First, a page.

Effect of Creatine Loading on Oxygen Uptake during a 1-km Cycling Time Trial

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For the first time, we investigated the effects of altering cellular metabolic capacitance, via a 5-d creatine (Cr) loading protocol (20 g·d−1), on oxygen uptake (V˙O2), accumulated oxygen deficit, muscle recruitment, and performance during a 1-km cycling time trial.


In a double-blind, randomized, placebo-controlled design, 19 amateur cyclists were allocated to a Cr (n = 10, V˙O2peak = 56.0 ± 7.8 mL·kg−1·min−1) or placebo (n = 9, V˙O2peak = 56.0 ± 8.4 mL·kg−1·min−1) group, and performed a 1-km cycling time trial before and after the supplementation period.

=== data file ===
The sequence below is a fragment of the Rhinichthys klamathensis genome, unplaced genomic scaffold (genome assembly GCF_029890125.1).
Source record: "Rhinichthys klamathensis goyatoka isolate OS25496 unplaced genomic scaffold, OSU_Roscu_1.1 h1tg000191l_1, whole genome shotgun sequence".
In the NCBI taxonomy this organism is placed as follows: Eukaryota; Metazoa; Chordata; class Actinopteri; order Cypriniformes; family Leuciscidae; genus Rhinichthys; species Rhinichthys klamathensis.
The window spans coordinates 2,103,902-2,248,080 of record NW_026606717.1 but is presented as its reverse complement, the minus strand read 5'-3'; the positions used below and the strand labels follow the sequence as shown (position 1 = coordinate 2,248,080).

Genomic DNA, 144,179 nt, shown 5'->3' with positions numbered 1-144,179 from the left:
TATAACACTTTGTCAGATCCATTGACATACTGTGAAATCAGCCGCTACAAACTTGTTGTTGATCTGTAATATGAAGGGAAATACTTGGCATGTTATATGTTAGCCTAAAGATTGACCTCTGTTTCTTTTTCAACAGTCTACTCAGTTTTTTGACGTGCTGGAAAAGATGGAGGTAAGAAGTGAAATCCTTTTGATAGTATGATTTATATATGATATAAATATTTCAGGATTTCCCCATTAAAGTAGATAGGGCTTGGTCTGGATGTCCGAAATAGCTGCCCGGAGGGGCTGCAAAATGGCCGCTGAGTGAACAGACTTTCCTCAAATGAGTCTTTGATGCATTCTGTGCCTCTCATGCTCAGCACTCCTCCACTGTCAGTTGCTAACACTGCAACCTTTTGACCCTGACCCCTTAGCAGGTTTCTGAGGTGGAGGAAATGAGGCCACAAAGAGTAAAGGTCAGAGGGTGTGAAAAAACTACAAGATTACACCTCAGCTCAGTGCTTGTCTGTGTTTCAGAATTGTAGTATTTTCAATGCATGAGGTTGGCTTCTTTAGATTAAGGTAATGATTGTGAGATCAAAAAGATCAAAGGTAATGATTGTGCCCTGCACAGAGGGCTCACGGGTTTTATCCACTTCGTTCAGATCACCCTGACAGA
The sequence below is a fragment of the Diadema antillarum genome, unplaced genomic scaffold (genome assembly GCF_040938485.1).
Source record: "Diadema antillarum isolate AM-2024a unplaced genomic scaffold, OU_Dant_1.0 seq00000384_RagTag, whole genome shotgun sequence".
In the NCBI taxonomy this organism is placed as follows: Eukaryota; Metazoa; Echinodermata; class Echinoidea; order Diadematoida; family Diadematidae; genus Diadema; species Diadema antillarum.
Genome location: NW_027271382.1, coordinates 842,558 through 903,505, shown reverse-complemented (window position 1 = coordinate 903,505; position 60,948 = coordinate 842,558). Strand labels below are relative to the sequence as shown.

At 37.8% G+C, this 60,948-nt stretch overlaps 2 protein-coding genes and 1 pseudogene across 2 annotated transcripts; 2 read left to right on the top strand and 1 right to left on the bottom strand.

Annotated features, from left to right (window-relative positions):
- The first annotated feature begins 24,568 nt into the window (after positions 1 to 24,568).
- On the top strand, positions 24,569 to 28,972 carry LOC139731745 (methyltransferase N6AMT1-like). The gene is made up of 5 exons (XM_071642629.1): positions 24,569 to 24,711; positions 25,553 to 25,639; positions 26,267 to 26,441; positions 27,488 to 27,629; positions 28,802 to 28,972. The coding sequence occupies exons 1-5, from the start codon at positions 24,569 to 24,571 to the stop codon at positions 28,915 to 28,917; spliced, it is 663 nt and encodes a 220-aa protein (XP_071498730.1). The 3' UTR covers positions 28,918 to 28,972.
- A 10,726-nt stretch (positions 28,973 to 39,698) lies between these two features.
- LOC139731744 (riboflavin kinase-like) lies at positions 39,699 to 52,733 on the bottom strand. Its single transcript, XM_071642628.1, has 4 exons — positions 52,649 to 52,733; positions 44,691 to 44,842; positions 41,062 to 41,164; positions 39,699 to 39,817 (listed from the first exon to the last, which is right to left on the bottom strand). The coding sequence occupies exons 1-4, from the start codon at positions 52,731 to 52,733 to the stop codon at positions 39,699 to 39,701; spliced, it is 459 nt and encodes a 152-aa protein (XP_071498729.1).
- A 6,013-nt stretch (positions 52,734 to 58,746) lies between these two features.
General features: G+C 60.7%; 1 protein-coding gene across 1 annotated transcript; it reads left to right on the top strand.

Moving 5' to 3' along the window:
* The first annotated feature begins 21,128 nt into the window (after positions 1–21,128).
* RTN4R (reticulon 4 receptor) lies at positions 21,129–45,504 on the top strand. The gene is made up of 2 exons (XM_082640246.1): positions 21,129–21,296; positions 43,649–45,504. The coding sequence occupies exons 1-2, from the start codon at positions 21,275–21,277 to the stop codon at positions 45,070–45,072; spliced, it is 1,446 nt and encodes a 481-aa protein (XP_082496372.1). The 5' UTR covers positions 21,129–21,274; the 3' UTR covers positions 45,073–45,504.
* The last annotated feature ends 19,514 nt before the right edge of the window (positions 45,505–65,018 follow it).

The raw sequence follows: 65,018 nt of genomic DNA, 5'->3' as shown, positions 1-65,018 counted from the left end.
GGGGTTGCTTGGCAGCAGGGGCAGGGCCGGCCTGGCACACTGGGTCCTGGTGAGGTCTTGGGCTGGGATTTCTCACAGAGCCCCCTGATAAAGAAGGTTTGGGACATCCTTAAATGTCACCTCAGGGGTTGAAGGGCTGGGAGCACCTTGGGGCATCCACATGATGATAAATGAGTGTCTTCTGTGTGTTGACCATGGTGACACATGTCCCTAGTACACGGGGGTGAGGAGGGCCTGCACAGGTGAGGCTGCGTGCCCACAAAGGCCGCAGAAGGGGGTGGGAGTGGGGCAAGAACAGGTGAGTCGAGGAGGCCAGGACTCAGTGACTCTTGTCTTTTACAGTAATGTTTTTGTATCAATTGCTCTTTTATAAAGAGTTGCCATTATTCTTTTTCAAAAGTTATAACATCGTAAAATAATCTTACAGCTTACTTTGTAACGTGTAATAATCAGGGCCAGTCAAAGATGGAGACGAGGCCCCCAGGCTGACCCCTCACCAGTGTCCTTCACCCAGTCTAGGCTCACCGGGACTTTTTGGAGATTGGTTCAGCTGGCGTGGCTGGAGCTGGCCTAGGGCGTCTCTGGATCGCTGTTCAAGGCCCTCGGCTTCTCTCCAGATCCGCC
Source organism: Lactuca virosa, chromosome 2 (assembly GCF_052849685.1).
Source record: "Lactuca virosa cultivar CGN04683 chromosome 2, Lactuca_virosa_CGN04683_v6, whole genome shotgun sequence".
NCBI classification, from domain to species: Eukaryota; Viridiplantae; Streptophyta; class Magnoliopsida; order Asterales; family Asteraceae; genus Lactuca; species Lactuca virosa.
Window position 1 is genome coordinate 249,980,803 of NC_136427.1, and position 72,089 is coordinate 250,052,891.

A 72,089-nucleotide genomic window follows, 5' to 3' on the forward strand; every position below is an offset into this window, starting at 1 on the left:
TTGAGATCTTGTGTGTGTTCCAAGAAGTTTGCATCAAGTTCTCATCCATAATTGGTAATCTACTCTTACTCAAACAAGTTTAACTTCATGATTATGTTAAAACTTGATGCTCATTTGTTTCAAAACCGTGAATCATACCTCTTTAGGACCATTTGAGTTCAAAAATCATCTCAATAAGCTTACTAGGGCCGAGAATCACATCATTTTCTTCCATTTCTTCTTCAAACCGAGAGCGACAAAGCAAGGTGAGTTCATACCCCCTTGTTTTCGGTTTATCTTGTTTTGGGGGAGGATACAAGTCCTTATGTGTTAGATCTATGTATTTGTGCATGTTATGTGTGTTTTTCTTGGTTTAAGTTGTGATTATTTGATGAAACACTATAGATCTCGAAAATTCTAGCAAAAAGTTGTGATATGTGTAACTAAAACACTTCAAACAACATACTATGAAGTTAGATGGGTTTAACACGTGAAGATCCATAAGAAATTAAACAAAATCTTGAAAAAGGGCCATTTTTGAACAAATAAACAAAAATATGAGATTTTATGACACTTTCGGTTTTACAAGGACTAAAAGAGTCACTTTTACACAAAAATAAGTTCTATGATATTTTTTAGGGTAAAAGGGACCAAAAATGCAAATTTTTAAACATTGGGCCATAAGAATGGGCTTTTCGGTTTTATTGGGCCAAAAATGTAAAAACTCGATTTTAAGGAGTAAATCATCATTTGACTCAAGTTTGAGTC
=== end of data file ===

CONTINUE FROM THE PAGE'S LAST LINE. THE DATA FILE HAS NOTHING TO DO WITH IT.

Body mass was significantly increased in the Cr group (P < 0.05), but not in the placebo group. Participants adopted an “all-out” pacing strategy in both groups. However, Cr loading reduced V˙O2 immediately after the beginning (12th to 23th seconds), and this was accompanied by a reduced aerobic and increased anaerobic contribution. The V˙O2 mean response time was slower (pre: 17.2 ± 5.6 s vs post: 19.9 ± 4.6 s), the total O2 uptake was reduced (pre: 4.64 ± 0.59 L vs post: 4.47 ± 0.53 L), and the oxygen deficit was increased (pre: 0.82 ± 0.27 L vs post: 0.98 ± 0.25 L) after Cr loading. No differences were observed in the placebo group for these variables. Plasma lactate and integrated electromyography were not altered in either group, nor was the time to complete the trial (Cr group: pre: 89.1 ± 6.7 s vs post 89.1 ± 6.2 s and placebo group: pre 85.9 ± 4.9 s vs post 87.0 ± 5.4 s).


Cr loading slows the V˙O2 response and increases the anaerobic contribution during a 1-km cycling time trial.

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